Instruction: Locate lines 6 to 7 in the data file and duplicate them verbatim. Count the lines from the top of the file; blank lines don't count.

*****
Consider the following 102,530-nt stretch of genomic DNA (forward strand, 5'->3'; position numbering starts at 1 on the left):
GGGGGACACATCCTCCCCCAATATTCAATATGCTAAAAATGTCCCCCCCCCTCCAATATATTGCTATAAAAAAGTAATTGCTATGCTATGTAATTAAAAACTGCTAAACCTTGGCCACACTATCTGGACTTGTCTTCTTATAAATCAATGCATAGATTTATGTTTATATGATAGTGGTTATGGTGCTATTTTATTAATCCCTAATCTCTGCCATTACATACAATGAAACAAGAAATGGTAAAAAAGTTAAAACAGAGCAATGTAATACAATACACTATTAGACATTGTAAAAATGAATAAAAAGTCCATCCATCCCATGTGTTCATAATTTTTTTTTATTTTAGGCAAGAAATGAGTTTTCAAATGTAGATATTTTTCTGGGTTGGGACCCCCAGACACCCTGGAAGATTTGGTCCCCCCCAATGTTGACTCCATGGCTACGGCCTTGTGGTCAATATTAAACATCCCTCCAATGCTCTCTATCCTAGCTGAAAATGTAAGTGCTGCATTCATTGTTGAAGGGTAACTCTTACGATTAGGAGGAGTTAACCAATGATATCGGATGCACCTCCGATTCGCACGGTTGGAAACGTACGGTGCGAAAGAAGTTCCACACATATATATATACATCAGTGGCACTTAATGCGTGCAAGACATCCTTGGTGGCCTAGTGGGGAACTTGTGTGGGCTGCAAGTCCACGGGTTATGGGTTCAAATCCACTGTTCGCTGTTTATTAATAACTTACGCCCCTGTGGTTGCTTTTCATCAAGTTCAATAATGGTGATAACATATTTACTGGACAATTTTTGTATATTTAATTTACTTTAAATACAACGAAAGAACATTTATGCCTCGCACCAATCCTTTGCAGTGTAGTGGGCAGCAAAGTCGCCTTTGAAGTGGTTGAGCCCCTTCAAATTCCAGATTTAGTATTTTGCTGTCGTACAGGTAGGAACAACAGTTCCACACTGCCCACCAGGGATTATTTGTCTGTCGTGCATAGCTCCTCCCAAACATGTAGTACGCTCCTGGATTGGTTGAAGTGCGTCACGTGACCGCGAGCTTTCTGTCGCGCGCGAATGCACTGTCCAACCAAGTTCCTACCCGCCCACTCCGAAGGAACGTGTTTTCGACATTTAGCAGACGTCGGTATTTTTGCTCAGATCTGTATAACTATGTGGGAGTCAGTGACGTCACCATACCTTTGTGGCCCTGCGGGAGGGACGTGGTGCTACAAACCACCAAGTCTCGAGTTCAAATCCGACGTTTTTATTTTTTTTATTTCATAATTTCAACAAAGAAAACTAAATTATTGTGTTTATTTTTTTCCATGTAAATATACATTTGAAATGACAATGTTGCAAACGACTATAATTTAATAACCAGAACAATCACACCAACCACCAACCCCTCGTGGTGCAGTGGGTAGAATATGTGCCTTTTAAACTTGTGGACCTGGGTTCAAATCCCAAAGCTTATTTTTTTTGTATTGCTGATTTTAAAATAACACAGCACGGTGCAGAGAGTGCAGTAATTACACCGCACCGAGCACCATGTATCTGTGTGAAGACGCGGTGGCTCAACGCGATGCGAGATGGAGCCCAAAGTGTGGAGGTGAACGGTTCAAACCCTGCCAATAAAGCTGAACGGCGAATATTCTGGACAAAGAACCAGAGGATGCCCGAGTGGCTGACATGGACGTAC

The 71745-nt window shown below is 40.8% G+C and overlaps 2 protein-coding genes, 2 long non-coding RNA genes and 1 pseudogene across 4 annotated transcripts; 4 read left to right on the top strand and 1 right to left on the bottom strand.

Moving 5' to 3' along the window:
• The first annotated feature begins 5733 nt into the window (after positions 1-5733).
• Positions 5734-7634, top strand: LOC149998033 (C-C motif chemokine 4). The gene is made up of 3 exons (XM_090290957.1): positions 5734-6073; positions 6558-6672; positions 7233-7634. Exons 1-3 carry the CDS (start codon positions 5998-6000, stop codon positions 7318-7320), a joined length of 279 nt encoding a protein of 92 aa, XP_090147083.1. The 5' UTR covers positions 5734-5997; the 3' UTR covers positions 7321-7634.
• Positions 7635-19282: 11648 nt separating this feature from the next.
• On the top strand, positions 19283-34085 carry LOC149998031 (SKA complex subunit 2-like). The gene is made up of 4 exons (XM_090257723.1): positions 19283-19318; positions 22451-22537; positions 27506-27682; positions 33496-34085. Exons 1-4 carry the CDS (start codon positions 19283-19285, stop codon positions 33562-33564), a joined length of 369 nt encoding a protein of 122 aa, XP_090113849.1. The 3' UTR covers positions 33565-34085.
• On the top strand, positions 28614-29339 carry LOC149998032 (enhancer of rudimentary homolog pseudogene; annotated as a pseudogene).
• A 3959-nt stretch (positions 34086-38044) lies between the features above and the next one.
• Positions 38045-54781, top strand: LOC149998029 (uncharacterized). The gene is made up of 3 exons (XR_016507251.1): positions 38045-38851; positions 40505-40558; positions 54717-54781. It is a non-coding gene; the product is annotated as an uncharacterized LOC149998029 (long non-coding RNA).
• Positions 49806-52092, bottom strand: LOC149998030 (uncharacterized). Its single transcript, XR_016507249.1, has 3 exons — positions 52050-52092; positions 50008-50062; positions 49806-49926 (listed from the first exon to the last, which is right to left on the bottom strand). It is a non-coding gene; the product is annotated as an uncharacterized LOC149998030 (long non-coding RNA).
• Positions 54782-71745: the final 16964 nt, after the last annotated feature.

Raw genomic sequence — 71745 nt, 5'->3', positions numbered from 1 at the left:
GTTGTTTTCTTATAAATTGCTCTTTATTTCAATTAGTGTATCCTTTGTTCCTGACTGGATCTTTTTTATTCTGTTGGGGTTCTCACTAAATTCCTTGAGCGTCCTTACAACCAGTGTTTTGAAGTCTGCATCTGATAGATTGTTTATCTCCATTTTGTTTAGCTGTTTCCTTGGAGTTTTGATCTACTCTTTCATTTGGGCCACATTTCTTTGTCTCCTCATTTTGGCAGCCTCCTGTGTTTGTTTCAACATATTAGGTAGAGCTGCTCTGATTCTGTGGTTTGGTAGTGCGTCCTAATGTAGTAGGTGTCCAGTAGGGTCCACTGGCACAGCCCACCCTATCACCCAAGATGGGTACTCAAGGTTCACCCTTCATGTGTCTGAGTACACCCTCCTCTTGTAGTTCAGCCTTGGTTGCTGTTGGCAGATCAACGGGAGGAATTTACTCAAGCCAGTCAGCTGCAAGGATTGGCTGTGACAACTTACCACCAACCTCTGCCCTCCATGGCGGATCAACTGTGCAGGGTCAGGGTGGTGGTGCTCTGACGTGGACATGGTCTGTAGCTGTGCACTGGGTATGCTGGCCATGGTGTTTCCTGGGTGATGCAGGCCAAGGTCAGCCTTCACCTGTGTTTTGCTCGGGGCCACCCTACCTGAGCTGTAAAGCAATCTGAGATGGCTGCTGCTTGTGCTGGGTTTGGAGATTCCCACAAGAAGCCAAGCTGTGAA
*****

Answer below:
• Positions 5734-7634, top strand: LOC149998033 (C-C motif chemokine 4). The gene is made up of 3 exons (XM_090290957.1): positions 5734-6073; positions 6558-6672; positions 7233-7634. Exons 1-3 carry the CDS (start codon positions 5998-6000, stop codon positions 7318-7320), a joined length of 279 nt encoding a protein of 92 aa, XP_090147083.1. The 5' UTR covers positions 5734-5997; the 3' UTR covers positions 7321-7634.
• Positions 7635-19282: 11648 nt separating this feature from the next.